Secured Loan | Definition | Types | Forms

Secured Loan Definition

What are secured loans?

When loans are granted against the security which are either purchased with the help of loan amount or which are used for obtaining additional funds, they are called secured loans. The security forms the major component in deciding the loan.

Secured Loan

(Image: Secured Loans)

Forms of secured loans

Banker will give secured loan in different forms. For an account holder, the banker will give secured loan as either

  1. overdraft or
  2. cash credit.

Overdraft:

For overdraft, the account holder must have a current account and the borrower is given loan over and above his credit balance. In overdraft, the borrower has an advantage of getting lower interest for his loan. The interest rate is charged on the basis of the debit balance and according to the number of days the debit balance is prevailing in the account. Hence, the borrower under the overdraft facility will get cheap credit compared to others. But this loan is available only to selected customers.

Cash credit:

Cash credit is different from overdraft. The borrower is given a stipulated sum for a stipulated period and it can be utilized by the borrower in any manner.

Example for cash credit:

If Rs. 10 lakhs is given under cash credit from January to December, the borrower can utilize Rs. 2 lakhs in March, Rs. 2 lakhs in June and the remaining balance of Rs. 6 lakhs in November. The interest rate for this loan will be as given below:

  • The first Rs. 2 lakhs borrowed in March will be charged for 9 months
  • the loan taken in June will have interest for 6 months and
  • the last loan taken in November will carry interest for two months.

Thus, the cash credit facility gives enough choice for the borrower to draw the money according to his requirements, at the same time, he has to pay lesser interest only. But if the borrower utilities only part of the amount allocated, say, Rs. 4 lakhs against Rs. 10 lakhs allocated, the borrower will have to pay ‘commitment charge’ for the remaining unutilised portion. This kind of loan is more beneficial to such borrowers who require funds on a seasonal basis.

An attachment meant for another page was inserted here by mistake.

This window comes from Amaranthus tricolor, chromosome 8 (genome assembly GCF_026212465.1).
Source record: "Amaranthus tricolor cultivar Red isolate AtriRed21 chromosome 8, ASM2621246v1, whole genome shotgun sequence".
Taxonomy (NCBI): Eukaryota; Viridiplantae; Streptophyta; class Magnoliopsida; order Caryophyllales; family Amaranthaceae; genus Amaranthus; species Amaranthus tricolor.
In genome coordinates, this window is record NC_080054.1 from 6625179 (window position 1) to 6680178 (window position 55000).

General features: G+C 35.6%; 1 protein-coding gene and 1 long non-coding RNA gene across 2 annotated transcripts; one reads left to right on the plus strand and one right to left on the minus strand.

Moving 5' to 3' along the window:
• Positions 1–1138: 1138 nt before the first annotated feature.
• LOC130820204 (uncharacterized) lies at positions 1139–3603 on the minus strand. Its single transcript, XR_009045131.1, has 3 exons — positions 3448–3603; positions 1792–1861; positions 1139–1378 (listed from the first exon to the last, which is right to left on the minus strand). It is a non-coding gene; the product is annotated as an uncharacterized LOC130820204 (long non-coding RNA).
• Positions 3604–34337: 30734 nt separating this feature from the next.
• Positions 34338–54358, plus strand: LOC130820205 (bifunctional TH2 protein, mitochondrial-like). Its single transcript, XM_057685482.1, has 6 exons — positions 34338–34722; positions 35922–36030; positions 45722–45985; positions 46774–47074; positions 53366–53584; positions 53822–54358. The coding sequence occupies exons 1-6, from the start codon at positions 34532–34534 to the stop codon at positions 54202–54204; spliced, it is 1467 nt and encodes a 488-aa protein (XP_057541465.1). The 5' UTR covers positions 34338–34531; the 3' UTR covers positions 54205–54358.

Example:

Industries purchasing raw material from the market at a particular season when the price will be lower.

Other Types of Secured Loans

A banker may provide secured loans against securities in the following forms.

  1. Pledge
  2. Mortgage
  3. Hypothecation
  4. Assignment.

Pledge:

Pledge is applicable for movable goods and is governed by Contract Act. There is physical possession of security by the creditor, though ownership is still retained by the borrower. The banker exercises a lien on securities given to him and banker’s lien is an implied pledge.
A banker gives loan under pledge especially jewel loans.

Mortgage:

When loans are granted against immovable properties, it is mortgage. Here, the borrower who is the owner of the property surrenders his right of sale to the creditor or the mortgagee for obtaining loan. When the borrower defaults, the mortgagee will sell the property for recovering the loan. In some defaults, the mortgagee will sell the property for recovering the loan. In some cases, the mortgagee himself may take over the property as a settlement for the loan.

Hypothecation:

This is applicable to movable goods. The borrower is given loan for the purchase of goods or vehicles. Though the borrower is the owner of the security, the creditor has a charge on the security until the loan is repaid. If the borrower fails to pay, the creditor will cease the goods from the borrower. Thus, hypothecation provides a right for the creditor to take possession of the goods.

Assignment:

When there is a transfer of an actionable claim by a person to his creditor as a security, it is assignment. For example, a borrower has an insurance policy which is to mature in a couple of months. He may borrow from a bank against the security of the insurance policy. The claim on the insurance policy is transferred by the borrower to the bank as a security for the loan. This is the transfer of an actionable claim. Similarly, book debts can be transferred to the banker for obtaining loan by a wholesaler.

Types of Assignments:

There are two types of assignment, namely,

  1. equitable assignment and
  2. legal assignment.

In equitable assignment, there is only a formal handing over of the policy by the borrower to the bank but in legal assignment, the borrower will be transferring the policy in a legal manner towards the banker. The insurance company will also acknowledge the transfer.

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